Based in Balnakeil on the NC500 route around the north coast of Scotland, Cocoa Mountain is one of the most remote chocolate producers in Europe.
Every truffle and chocolate is handmade on site, and the company opened a second outlet in Royal Dornoch in 2017, serving what it says is the world’s best hot chocolate.
Cioccolato di Modica is a speciality of the Sicilian town of Modica with prodotto agroalimentare tradizionale status to recognise its uniqueness.
Ground manually, it is distinctly grainy and aromatic, and the method was brought to the island by the Spanish.
The town’s chocolate is the focus of numerous events each year, including the ChocoModica festival, bringing revellers to the streets to celebrate all things chocolate.
Chocolate Road, Oaxaca
What we think of as chocolate today has its origins with Mexico’s Aztecs; the word chocolātl comes from the ancient society’s Nahuatl language.
In Oaxaca, locals buy molienda paste at shops to make the popular hot chocolate drink themselves.
Calle Mina is home to a number of chocolate shops that sell the paste, known for its bitter taste, and while it might be a bit strong for some travellers, it certainly makes for a chocolate experience with a difference.
Geiranger Sjokolade’s Bengt Dahlberg worked as a physiotherapist for seven years before suddenly changing career after a four-day course in chocolate making.
His shop and production centre is based in an old houseboat beside a fjord, with all chocolate handmade and free of preservatives or additives, using local honey from a neighbouring farm.
Geiranger makes a number of uniquely flavoured chocolates, which have proved popular, including one using traditional Norwegian caramelised goat cheese.
There aren’t many chocolate shops around the world named after an independence movement, but 57 Chocolate is one such place.
Called 57 Chocolate in honour of the year of Ghana’s independence, the shop is the brainchild of sisters Priscilla and Kimberly Addison, who aim to challenge the “status quo that premium chocolate can only be made in Europe”.
A 45-minute journey up Grenada’s north coast is Diamond Chocolate Factory, which produces Jouvay chocolate.
This chocolate-lovers gem makes its products using organic Grenadian cocoa beans dried right outside the factory. Visitors can enjoy a chocolate smoothie or beer before buying arts and crafts made by local artisans.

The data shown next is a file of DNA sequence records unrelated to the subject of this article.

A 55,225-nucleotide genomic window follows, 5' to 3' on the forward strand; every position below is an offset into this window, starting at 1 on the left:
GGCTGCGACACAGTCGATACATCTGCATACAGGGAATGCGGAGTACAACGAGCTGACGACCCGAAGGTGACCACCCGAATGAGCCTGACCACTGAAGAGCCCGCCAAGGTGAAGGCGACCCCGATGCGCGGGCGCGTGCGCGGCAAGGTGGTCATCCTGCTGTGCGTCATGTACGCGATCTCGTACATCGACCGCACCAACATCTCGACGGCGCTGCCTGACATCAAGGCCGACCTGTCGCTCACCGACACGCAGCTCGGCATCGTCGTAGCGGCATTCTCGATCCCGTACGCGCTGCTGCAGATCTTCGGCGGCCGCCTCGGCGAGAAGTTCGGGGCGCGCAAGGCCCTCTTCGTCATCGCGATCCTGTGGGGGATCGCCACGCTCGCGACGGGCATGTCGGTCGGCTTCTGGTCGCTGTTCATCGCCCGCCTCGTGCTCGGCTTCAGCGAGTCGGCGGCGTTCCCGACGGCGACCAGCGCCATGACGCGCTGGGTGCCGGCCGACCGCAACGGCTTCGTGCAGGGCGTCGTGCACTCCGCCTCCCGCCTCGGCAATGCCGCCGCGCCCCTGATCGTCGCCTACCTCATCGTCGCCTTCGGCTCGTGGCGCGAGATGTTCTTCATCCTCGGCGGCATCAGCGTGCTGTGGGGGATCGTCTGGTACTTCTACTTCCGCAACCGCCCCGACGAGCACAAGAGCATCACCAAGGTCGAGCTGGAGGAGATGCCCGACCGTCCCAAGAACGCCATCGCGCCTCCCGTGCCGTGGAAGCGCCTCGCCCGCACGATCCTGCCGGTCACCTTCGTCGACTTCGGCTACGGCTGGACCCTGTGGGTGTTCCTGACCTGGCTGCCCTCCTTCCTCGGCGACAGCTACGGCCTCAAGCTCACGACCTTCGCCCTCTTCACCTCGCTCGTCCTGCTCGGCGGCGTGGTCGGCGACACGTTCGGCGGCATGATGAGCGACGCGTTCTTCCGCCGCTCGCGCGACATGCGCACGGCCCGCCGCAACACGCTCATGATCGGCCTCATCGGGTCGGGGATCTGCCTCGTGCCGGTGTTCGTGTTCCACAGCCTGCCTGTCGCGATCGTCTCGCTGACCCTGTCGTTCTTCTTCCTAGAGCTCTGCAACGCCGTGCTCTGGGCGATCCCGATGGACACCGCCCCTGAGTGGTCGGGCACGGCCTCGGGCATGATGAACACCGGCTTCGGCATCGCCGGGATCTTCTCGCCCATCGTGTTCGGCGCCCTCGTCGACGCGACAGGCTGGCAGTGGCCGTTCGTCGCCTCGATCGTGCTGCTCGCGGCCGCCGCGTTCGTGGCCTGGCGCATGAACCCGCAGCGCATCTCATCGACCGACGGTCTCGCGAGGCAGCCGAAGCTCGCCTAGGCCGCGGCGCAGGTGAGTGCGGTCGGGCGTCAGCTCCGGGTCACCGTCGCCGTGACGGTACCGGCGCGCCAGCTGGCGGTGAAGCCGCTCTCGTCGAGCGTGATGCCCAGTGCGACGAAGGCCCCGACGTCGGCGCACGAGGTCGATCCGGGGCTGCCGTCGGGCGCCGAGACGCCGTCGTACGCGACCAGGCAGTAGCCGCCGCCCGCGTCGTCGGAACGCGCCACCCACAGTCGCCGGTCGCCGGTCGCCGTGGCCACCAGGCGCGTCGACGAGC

Indonesia is well known for its raw chocolates, made from dry-roasted cacao beans and cold-pressed cacao butter.
One of the best places to sample them is in Bali’s Ubud Raw Chocolate Factory, which produces a variety of interesting flavours including raisin and cashew, mint and goji berry, all of which are handmade.
A century old building designed for visitors to enjoy the “food of the gods”, Fábrica Do Chocolate in northern Portugal has its own hotel, restaurant and museum dedicated to chocolate, where guests can learn all about the product’s origins and history, as well as eating it.
Visitors can also enjoy a cocoa or chocolate-based treatment in the spa. Decadent.
San Francisco’s Dandelion Chocolate is a bean-to-bar chocolate factory based in the Mission District, making chocolate with just two ingredients: cocoa beans and organic cane sugar.
“We roast, crack, sort, winnow, grind, conch and temper small batches of beans in order to preserve the characteristics and nuanced flavours of each single origin,” a Dandelion spokesperson says.
Visitors can watch the chocolate-making process while sipping hot chocolate, and Dandelion also has a factory and four cafes in Japan.
Italian Claudio Corallo moved to Príncipe in the 1990s. Describing his chocolate as “soil to bar”, Corallo is known for his belief that chocolate must be made in the same environment from which its cacao is sourced.
Príncipe might be a long way to go for some cocoa-based goodness, but with a population of less than 5,000 you’re unlikely to be bothered by huge crowds while enjoying the work of one of the world’s foremost chocolate producers.
Pierre Marcolini has been a haute chocolaterie in Brussels since 1995.
Born in Charleroi, Marcolini has won numerous awards for his chocolate, which can be tasted at eight locations around the Belgian capital (and other stores across the world).
Perched above the rainforest and cocoa groves of St Lucia’s oldest plantation, Rabot Estate, Hotel Chocolat offers guests treats including Cocoa Juvenate Spa treatments and the opportunity to walk the cocoa trails, selecting cocoa pods from trees which are then used to make a person’s own bar of chocolate.